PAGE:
The last significant agenda item of the meeting was the passing of four resolutions. The first, presented by Trustee Arest, was a resolution to authorize the execution of an easement agreement for the Metro-North Scarsdale Station Project. Metro-North submitted renderings of what the project will look like – see figures 1 and 2. This project is subject to an RFP, so the below drawings of the station improvements are not exact, but rather an estimation of what the work will look like. This is a two-phase project; the first phase will be installing a new elevator (see figure 1) and relocating the motorcycle and scooter parking to meet ADA compliance. Phase two will feature the installation of a canopy, a heated platform, and other amenities. Before voting unanimously to pass the resolution, Trustee Whitestone commented that Metro-North has "a bad track record of designing facilities updates with commuters in mind." He stated that the last improvements were done without sincere regard for how residents actually used the facilities and that the Board needs to "keep a close eye on" how the project develops.

Appointment to Library Board

Trustee Brew led the next resolution, where the Board voted to approve the appointment of Robert Jeremiah to the Scarsdale Library Board. Jeremiah will finish the five-year term of Deb Morell who submitted her resignation earlier this year after moving out of Scarsdale.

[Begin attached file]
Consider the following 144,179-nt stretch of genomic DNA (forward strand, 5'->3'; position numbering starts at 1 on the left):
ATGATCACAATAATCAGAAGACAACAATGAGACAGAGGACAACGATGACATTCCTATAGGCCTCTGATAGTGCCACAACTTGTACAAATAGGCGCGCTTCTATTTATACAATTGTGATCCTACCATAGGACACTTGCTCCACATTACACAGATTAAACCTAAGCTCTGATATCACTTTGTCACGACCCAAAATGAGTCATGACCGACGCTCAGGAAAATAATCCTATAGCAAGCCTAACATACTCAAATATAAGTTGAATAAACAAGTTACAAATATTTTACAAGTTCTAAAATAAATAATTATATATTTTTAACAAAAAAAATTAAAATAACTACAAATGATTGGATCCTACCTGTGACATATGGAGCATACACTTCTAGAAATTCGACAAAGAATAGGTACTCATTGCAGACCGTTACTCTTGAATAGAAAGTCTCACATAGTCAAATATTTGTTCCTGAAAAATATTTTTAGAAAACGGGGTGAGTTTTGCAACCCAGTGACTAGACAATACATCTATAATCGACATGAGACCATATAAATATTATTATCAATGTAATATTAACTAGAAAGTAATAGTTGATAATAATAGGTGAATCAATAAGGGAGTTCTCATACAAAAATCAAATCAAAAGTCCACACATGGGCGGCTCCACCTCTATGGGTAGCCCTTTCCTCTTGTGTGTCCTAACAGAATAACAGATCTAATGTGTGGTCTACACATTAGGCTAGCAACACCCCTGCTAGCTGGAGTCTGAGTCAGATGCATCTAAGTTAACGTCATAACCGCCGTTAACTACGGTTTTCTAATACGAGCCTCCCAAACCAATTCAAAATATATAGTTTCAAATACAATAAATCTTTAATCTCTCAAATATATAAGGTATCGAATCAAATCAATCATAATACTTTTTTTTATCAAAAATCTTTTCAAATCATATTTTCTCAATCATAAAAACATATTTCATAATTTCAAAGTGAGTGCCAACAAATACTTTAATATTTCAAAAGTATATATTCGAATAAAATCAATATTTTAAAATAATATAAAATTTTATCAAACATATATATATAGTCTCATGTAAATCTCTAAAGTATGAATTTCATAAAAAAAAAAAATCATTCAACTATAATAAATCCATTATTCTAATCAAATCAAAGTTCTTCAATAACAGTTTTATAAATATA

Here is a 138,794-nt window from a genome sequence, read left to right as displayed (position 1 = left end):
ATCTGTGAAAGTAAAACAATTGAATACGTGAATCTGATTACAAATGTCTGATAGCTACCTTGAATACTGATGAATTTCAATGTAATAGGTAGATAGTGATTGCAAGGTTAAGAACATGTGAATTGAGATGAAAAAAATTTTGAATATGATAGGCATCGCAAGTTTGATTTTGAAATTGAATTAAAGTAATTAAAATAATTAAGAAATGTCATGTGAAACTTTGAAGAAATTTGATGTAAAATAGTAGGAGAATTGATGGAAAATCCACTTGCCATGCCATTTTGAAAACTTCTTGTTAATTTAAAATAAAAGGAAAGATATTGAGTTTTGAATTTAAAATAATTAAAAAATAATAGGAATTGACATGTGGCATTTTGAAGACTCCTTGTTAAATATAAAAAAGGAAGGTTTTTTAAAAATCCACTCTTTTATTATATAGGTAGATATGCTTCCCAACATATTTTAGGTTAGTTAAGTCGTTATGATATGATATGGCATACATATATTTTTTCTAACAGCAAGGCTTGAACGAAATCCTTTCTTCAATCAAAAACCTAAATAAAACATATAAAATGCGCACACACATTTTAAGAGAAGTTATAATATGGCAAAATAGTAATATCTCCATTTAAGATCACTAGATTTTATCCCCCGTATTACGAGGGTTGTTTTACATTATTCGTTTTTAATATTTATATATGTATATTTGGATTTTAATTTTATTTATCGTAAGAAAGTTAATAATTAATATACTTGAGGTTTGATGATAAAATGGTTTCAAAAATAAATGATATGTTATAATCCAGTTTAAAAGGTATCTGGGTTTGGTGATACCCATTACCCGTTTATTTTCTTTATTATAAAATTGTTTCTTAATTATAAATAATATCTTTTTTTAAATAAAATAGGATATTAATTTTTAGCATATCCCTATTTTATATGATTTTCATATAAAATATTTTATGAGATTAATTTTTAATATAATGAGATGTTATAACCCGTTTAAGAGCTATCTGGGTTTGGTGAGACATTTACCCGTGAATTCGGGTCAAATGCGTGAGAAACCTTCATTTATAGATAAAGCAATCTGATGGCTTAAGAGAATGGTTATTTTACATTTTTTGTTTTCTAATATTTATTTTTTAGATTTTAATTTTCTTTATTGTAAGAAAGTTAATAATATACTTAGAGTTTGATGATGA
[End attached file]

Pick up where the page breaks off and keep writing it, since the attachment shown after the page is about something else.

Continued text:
Next, Trustee Lewis presided over the resolution to executive an inter-municipal agreement with Westchester County for prisoner transportation services. He remarked that this agreement provides compensation to the village for these services and enhances public safety as well as improves police department work. The resolution passed unanimously.

Library Bench

Finally, Trustee Whitestone introduced the last resolution to accept a gift of a new library pond bench in memory of Scarsdale resident Dr. Tanya Dutta. Dr. Dutta was in her mid-40s and passed away in early June 2021 after a battle with cancer. She was a renowned cardiologist and a wonderful resident of Scarsdale. To honor Dr. Dutta’s lifelong passion for reading and learning, her family decided that the library pond was a fitting location for a bench in her honor. The board voted unanimously to approve the acceptance of this gift and agreed it was an appropriate way to honor the tragic loss of Dr. Dutta.